Election Information

Voter Eligibility

You are qualified to vote if:

  • You are at least 18 years of age on or before the day of election at which you wish to vote.

  • You are a citizen of the United States.

  • You have been a Michigan Resident for at least 30 days before the election; and,

  • You have registered to vote on or before the close of registration preceding the election at which you seek to vote.

Where Do I Vote?

  • Vote in the precinct in which you reside. When you register, the clerk will give you a card that gives the location of your precinct and polling place. The card also lists the district numbers of your U.S. Representative, State Senator, State Representative, and County Commissioner. A list of the locations of polling places for precincts appears in local newspapers before each election.

Voter Registration

How can I register?

  • At your city, township or village clerk’s office.

  • At any Secretary of State branch office.

  • At the specified agency for clients of the Family Independence Agency, and Department of Community Health.

Is my registration permanent?

  • Registration is permanent; however, any time you move from one community to another you must reregister.

Absentee Voting

You may vote by absentee ballot if you:

  • Are 60 years of age or more.

  • Expect to be absent from your community for the entire time the polls are open on Election Day.

  • Are physically unable to attend the polls without the assistance of another.

  • Cannot attend the polls because of the tenets of your religion.

  • Have been appointed an election precinct inspector in a precinct other than the precinct in which you reside.

  • Are confined to jail awaiting arraignment or trial.

How do I apply for an absent voter ballot?

  • By contacting your city, township or village clerk. They will send you an application to complete and return.

  • In person at the local clerk’s office.

What is the deadline for applying for absentee ballots?

  • Application must be made by 2:00 p.m. on the Saturday preceding the election.

  • If after the deadline is passed and it is found an AV ballot is required, you may go to the local clerk’s office on any working day up to 4:00 p.m. of the day preceding election. Both application and voting ballot will occur at this time.

  • Emergency application can be made up to 4:00 p.m. of Election Day. Reasons are confined to sickness or physical disability, absent from the community because of sickness or death in the family. Either of these events must have occurred at a time that made it impossible to apply by the Saturday 2:00 p.m. deadline.

Election Questions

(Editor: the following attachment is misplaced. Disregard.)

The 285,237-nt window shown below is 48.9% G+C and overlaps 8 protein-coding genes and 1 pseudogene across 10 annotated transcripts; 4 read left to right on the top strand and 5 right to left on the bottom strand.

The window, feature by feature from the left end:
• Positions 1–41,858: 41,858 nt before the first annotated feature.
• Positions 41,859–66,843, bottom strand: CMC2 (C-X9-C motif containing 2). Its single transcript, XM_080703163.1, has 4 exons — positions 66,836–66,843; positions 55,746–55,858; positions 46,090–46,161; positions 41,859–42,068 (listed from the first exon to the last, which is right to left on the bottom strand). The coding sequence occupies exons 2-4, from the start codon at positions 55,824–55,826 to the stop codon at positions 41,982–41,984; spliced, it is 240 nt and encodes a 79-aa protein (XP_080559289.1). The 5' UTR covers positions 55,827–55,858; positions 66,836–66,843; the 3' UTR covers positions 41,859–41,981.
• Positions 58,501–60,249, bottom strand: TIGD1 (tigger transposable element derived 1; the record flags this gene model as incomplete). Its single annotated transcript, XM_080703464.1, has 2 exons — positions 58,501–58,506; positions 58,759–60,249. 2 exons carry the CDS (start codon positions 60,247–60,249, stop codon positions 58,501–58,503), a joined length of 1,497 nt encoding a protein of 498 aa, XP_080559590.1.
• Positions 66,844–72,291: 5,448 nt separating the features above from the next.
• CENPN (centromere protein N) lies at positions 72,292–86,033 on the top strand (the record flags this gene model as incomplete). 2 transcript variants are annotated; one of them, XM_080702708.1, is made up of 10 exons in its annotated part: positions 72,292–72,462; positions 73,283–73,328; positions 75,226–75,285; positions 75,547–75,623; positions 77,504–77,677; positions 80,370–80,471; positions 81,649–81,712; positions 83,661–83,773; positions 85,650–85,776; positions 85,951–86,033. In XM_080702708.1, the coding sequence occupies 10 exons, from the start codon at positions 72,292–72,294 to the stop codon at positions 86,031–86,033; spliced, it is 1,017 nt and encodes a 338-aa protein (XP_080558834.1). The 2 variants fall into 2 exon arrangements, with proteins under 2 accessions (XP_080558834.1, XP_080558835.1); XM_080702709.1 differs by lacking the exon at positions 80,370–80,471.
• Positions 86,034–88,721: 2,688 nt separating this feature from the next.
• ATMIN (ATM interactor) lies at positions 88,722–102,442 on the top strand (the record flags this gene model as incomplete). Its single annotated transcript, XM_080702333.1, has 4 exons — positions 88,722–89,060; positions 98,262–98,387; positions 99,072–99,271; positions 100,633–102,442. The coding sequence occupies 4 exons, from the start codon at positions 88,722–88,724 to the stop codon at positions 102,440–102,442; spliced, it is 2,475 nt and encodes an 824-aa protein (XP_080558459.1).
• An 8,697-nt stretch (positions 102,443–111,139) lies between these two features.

What is the difference between a primary and general election?

  • In a primary election, voters choose a party and vote for candidates from that party only. If votes are case for candidates from different parties in a primary election, the partisan ballot will be rejected.

  • In a general election, all voters elect officials from the party nominees and independent candidates.

Shiawassee County Voters Elect:

  • President/Vice President

  • U.S. Senator

  • U.S. Representative

  • Governor/Lt. Governor

  • Attorney General

  • Secretary of State

  • State Senators

  • State Representatives

  • County Wide Officials

  • County Commissioners

  • Members of the State Board of Education

  • Board of Regents, University of Michigan

  • Board of Trustees, Michigan State University

  • Board of Governors, Wayne State University

  • Justices of the Michigan Supreme Court

  • Michigan Court of Appeals Judges

  • Circuit Court Judge

  • Probate Court Judge

  • District Court Judges

  • City, Township and Village Officials

  • School Board Members

  • Delegates to County Convention

Candidate Financial Forms

Candidates are required to file financial declaration forms. These forms are available at from the Michigan Secretary of State.

How Important Is One Vote?

  • In 1776, one vote made English the official language in America instead of German.
  • In 1845, one vote brought Texas into the union.
  • In 1868, one vote saved President Andrew Johnson from impeachment.
  • In 1876, one vote gave Rutherford B. Hayes the Presidency of the United States.
  • In 1933, one vote gave Adolph Hitler leadership of the Nazi Party.
  • In 1941, one vote saved Selective Service – just weeks before Pearl Harbor was attacked.

YOUR VOTE IS YOUR VOICE!